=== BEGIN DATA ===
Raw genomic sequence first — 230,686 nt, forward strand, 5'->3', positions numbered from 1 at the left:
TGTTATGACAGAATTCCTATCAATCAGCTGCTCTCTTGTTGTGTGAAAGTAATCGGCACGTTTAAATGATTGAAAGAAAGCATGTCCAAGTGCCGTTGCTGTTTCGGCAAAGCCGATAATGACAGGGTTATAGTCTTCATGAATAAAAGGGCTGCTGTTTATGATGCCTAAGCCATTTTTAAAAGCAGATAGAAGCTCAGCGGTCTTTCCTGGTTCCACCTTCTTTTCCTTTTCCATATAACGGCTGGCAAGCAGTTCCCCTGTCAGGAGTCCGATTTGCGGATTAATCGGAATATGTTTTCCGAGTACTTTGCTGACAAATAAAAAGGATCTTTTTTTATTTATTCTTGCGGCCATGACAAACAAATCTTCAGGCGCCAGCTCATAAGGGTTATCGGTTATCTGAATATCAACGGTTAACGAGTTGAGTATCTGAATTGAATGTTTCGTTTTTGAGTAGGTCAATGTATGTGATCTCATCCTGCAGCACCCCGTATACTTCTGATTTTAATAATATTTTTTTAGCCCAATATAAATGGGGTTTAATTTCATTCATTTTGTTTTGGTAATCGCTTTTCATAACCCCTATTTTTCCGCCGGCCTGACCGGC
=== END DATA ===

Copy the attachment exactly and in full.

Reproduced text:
Raw genomic sequence first — 230,686 nt, forward strand, 5'->3', positions numbered from 1 at the left:
TGTTATGACAGAATTCCTATCAATCAGCTGCTCTCTTGTTGTGTGAAAGTAATCGGCACGTTTAAATGATTGAAAGAAAGCATGTCCAAGTGCCGTTGCTGTTTCGGCAAAGCCGATAATGACAGGGTTATAGTCTTCATGAATAAAAGGGCTGCTGTTTATGATGCCTAAGCCATTTTTAAAAGCAGATAGAAGCTCAGCGGTCTTTCCTGGTTCCACCTTCTTTTCCTTTTCCATATAACGGCTGGCAAGCAGTTCCCCTGTCAGGAGTCCGATTTGCGGATTAATCGGAATATGTTTTCCGAGTACTTTGCTGACAAATAAAAAGGATCTTTTTTTATTTATTCTTGCGGCCATGACAAACAAATCTTCAGGCGCCAGCTCATAAGGGTTATCGGTTATCTGAATATCAACGGTTAACGAGTTGAGTATCTGAATTGAATGTTTCGTTTTTGAGTAGGTCAATGTATGTGATCTCATCCTGCAGCACCCCGTATACTTCTGATTTTAATAATATTTTTTTAGCCCAATATAAATGGGGTTTAATTTCATTCATTTTGTTTTGGTAATCGCTTTTCATAACCCCTATTTTTCCGCCGGCCTGACCGGC